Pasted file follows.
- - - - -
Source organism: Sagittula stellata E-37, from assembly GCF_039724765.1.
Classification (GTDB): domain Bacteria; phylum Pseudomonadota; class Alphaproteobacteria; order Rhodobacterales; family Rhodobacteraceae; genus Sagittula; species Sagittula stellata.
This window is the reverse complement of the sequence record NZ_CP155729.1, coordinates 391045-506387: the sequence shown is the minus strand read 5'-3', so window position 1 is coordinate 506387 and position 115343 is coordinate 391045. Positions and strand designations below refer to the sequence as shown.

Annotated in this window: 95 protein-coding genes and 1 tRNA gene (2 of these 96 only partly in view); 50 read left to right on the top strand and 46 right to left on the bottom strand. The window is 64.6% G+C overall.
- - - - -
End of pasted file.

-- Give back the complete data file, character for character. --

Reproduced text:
Source organism: Sagittula stellata E-37, from assembly GCF_039724765.1.
Classification (GTDB): domain Bacteria; phylum Pseudomonadota; class Alphaproteobacteria; order Rhodobacterales; family Rhodobacteraceae; genus Sagittula; species Sagittula stellata.
This window is the reverse complement of the sequence record NZ_CP155729.1, coordinates 391045-506387: the sequence shown is the minus strand read 5'-3', so window position 1 is coordinate 506387 and position 115343 is coordinate 391045. Positions and strand designations below refer to the sequence as shown.

Annotated in this window: 95 protein-coding genes and 1 tRNA gene (2 of these 96 only partly in view); 50 read left to right on the top strand and 46 right to left on the bottom strand. The window is 64.6% G+C overall.